Daily Archives: 21 August 2022

Early “Destroyers” vs. “David Boats”

From The Civil War at Sea, by Craig L. Symonds (Praeger, 2009), Kindle Locs. 2006-2017:

Dahlgren wrote to Welles that the torpedo boats’ “rapidity of movement, control of direction, and precise explosion indicate, I think, the introduction of the torpedo element as a means of certain warfare.”

Beauregard agreed. Once a strong advocate of ironclads, the rebel commander decided that the loss of the Atlanta the previous spring had proved that Confederate ate ironclads could not compete with Union monitors. Because the monitors were “invulnerable to shots above water beyond 800 yards,” Beauregard decided that “they should be attacked below water.” He therefore advocated a whole fleet of torpedo boats. Naturally prone to exaggeration, he prophesied that “half a dozen of these steamers would raise the blockade of our Atlantic and Gulf coasts, and enable us to recover the navigation of the Mississippi River.” At Charleston, Savannah, and even Augusta, new “David Boats,” as they came to be called, were laid down, and as many as a dozen of them (the precise number is uncertain) were eventually completed. There was bickering between the Confederate army and navy, and between the ordnance and engineering branches, about who was in charge of the program, and, as always, finding reliable engines for them was the industrial bottleneck. These problems meant that despite their early promise, and despite Beauregard’s prediction, the David Boats did not succeed in changing the balance of power off Charleston Harbor.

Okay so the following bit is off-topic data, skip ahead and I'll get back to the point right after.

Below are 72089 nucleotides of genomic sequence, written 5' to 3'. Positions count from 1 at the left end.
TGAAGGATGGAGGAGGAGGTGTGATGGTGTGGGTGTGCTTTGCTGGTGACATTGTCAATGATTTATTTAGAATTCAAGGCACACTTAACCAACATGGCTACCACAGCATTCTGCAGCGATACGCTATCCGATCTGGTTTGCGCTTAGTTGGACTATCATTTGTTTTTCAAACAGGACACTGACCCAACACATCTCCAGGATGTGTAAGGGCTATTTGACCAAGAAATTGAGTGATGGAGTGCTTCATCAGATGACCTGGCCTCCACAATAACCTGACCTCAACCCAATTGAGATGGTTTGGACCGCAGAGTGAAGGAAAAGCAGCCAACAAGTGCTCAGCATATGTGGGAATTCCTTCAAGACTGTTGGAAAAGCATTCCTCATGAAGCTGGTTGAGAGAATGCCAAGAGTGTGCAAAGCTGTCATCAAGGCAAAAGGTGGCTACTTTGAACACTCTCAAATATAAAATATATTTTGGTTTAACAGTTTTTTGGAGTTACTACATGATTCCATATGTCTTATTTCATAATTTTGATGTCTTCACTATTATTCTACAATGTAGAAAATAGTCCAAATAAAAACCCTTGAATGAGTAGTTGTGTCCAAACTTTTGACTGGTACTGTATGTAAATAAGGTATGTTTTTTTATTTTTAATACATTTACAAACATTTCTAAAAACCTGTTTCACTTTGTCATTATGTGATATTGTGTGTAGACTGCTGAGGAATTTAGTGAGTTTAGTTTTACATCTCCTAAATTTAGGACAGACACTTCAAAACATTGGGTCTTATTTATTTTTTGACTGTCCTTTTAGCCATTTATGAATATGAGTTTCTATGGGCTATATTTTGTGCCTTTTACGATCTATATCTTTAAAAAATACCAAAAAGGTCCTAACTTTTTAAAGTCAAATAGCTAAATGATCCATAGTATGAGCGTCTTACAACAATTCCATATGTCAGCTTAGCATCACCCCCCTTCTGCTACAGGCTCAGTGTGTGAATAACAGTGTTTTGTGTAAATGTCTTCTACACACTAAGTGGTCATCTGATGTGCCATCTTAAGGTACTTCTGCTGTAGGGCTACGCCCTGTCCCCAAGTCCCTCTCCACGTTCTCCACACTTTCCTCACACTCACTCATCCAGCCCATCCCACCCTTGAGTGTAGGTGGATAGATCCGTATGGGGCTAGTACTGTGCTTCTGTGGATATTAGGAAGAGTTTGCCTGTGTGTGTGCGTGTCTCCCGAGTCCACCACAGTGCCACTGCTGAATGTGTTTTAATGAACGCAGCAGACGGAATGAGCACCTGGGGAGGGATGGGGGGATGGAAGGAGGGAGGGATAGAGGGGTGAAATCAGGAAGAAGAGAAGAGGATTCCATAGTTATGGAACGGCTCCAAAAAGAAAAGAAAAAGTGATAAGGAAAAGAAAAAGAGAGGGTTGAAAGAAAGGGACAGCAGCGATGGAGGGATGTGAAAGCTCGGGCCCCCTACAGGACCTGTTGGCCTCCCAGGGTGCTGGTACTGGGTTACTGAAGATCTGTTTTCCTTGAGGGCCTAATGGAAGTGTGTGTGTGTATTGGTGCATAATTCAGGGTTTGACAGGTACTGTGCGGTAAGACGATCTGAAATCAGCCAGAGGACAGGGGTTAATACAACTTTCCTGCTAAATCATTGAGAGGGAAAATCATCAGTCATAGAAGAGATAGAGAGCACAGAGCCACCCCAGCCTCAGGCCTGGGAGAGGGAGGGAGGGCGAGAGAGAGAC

They did, however, cause the Union blockaders many anxious nights. Dahlgren reorganized the blockade to account for the Davids and developed a number of countermeasures, including placing floating booms around some ships and calling for his captains to maintain a constant vigil. Interestingly, he suggested to Welles that the best countermeasure would be the construction of Union torpedo boats to attack and destroy the Davids. Though this was not done at Charleston, many such vessels were built in the ensuing decades. These vessels were called “torpedo boat destroyers,” eventually shortened to “destroyers”—a class of warship still in use today.”

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